Last year, Nielsen ( NLSN) went out on a pretty sturdy limb and insisted that smartphones would be the telephone standard by now. As much as AT&T ( T), Verizon ( VZ) and Sprint ( S) have tried to tilt that balance of power, a market full of flippers and sliders still had enough to say in their defense to fill a bill's worth of anytime minutes. This summer, Nielsen had to backtrack on that estimate after smartphones held only 40% of the market. Market research group ComScore ( SCOR) said even that was an overestimate and measured smartphones' share at a wee bit skinnier 35%. What gives? "You will always have some people who don't want to or cannot have that capability for business reasons," Entner says. "There are places of work that prohibit you from having a device in it that has a camera for corporate or government espionage, so what do you do with these people? Those are the remnants of where smartphones can't go." Those spurning the smartphone are still getting plenty of support in doing so. According to ComScore, the largest shares of the combined smartphone and feature phone market don't belong to Apple, Research In Motion ( RIMM) or Android darling HTC, but Samsung (25.5%) and LG (20.9%). Those companies have managed to step into smartphones without hanging up on lesser models. That's probably the smartest move a phone manufacturer can make right now. Judging by ComScore and Nielsen numbers, smartphones won't grab 50% of market share until late next year at the earliest. Nielsen's also found that, of late adopters who haven't switched to a smartphone, 30% aren't even sure if they want to make the jump or which OS they'd want to buy if they did. Smartphone owners can play around with their apps all they'd like, but there's going to be a subset of texting and talking feature phone owners for a long while. "At the major carriers, 70% to 80% of what they're selling are smartphones and in the overall market, including prepaid, it's north of 50%," Entner says. "Within two years, every major carrier will have about maybe two feature phones left."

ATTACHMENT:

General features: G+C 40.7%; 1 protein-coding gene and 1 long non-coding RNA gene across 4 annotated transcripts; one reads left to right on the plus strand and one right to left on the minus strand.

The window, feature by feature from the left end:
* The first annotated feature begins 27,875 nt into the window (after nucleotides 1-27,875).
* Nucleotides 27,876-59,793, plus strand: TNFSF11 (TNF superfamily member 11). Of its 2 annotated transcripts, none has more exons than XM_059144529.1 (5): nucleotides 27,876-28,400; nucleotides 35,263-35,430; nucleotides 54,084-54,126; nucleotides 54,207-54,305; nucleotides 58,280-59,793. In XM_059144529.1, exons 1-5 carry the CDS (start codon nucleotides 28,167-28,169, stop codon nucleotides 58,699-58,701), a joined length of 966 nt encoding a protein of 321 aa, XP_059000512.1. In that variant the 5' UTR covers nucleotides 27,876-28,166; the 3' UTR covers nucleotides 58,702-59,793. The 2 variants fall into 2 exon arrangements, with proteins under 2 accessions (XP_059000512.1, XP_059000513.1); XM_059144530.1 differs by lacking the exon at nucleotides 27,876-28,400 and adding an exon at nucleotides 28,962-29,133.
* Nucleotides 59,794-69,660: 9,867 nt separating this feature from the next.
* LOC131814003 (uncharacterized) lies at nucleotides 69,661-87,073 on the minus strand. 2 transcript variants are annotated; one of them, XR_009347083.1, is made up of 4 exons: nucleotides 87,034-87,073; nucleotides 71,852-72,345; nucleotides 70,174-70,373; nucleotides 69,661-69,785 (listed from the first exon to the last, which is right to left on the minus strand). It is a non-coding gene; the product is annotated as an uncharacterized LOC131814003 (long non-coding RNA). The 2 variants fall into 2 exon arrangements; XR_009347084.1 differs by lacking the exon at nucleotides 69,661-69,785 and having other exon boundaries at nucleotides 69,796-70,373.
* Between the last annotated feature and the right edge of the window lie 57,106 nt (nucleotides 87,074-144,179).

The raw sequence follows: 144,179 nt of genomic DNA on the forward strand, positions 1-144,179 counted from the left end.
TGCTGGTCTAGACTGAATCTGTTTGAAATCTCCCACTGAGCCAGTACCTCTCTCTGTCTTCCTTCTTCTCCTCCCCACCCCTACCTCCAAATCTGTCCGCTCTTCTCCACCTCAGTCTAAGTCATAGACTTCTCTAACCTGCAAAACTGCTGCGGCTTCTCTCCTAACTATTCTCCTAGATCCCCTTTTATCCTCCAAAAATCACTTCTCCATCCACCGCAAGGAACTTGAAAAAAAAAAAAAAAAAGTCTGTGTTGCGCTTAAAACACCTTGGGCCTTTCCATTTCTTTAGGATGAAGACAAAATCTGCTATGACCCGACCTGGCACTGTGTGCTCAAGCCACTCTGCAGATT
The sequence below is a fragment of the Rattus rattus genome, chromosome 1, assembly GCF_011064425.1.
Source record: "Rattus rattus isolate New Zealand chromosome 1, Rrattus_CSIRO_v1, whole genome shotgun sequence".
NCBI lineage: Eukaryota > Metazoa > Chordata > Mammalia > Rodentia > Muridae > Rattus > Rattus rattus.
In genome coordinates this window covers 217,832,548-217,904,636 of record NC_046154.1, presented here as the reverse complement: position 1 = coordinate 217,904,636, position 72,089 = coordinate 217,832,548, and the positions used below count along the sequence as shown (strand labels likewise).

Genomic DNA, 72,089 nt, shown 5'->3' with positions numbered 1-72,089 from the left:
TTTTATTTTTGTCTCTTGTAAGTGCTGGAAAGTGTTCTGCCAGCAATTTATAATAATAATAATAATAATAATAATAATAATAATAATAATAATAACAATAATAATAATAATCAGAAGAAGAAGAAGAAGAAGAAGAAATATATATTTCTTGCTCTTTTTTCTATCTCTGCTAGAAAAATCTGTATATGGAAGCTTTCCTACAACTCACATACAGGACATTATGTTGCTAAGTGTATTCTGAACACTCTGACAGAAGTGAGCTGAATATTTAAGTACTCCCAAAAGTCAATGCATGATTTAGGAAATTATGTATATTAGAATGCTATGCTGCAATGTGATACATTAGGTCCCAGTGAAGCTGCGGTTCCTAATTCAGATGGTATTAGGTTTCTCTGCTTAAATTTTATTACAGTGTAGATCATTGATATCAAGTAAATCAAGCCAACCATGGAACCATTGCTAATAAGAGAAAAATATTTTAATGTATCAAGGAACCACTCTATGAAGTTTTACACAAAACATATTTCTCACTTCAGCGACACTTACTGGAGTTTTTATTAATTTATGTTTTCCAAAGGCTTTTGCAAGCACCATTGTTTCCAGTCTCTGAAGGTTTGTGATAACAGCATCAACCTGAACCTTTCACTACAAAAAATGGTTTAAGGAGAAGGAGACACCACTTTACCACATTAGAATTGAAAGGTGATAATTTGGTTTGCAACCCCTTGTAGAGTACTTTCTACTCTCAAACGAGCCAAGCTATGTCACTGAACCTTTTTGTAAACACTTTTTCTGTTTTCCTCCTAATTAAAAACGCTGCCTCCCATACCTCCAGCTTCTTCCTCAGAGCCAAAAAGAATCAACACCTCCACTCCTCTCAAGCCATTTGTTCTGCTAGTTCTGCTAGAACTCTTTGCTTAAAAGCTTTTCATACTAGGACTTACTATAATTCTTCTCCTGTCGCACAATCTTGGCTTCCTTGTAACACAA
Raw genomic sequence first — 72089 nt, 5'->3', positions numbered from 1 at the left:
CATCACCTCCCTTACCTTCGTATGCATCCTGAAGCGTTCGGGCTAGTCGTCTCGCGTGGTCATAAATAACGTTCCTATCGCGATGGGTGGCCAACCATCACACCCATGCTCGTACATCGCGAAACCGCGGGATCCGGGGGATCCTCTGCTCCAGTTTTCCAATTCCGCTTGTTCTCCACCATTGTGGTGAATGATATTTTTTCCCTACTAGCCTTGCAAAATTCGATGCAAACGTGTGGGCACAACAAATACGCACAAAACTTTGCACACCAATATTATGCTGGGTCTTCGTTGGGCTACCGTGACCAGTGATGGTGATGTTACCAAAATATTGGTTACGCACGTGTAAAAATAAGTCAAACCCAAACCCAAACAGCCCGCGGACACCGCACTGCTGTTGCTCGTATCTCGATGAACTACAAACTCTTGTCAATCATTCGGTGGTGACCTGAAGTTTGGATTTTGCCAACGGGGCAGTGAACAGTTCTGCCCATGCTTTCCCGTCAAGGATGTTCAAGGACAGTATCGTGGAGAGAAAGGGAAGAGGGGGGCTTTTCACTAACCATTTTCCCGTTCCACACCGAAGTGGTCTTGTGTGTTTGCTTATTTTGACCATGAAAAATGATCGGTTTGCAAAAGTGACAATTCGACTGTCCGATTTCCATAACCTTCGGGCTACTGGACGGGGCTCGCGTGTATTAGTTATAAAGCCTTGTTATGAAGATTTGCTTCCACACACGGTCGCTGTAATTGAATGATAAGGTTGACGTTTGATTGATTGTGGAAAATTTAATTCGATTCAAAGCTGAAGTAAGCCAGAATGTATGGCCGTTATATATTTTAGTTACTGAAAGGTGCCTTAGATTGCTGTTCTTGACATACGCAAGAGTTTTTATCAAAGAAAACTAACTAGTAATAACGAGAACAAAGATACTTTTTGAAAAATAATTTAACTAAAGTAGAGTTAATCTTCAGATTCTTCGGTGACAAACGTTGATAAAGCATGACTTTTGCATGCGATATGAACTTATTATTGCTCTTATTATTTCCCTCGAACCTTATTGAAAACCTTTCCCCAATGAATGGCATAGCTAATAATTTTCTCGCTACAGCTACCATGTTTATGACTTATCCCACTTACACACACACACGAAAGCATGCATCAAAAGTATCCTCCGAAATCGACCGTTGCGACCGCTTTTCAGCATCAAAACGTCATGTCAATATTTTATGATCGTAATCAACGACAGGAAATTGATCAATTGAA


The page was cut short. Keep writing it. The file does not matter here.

Garmin's ( GRMN) been shifting navigation features and maps over to smartphone apps, spreading out its services to personal training equipment and fish finders and sneaking in other offerings such as apps that monitor a car's horsepower and fuel efficiency. TomTom's chief executive, Harold Goddijn, recently told CNBC that his company isn't diversifying fast enough into subscription services, side deals with automakers or its own spread of apps. If these companies are looking at a world without their standalone navigation devices, why do U.S. consumers still buy them? Part of it is that 60% of the U.S. still doesn't have a smartphone and needs a standalone device for navigation and GPS. The rest who still buy GPS devices are a bit fickle, frugal and just a touch lazy. "You can always leave it in your car," Entner says of the devices. "You're changing your phone more often than the GPS device, and I now have three or four attachment for different phones so I can use the phone as a GPS device, which is a major annoyance when each of them is $30 to $40." Other countries don't face this question because they don't have such high-class problems. In a white paper Entner wrote for Mobile Future, he notes that the 21-month handset cycle in the U.S. is the fastest in the world. The average European waits between three to four years before changing phones, while consumers in developing countries can wait as many as eight to 10. "For GPS, we're looking at a global market, and that's what's kept GPS devices in demand," Entner says. "For the U.S. the phone is almost a disposable fashion item and for people in India it's a status symbol like a car -- people in the U.S. change cars more often than people in other countries change phones." Of course, the U.S. wouldn't be able to cycle to the Next Big Phone so quickly if its carriers weren't picking up a big part of the tab. While carrier contracts in the U.S. can eat up more than 60% of an iPhone's upfront costs, buyers elsewhere often have to part with the full price. Some Americans may just keep a cheap GPS around to avoid leaving their $200-plus investment in the car or to spare themselves from having to switch formats, but buyers in other countries already know a cheap feature phone and an entry-level Garmin can be a lot more cost effective than an all-inclusive smartphone -- especially at full price. "How many people would buy the iPhone if it was $600?" Entner says. "We know the answer to that, because the first iPhone was $400 and not a lot of people bought them."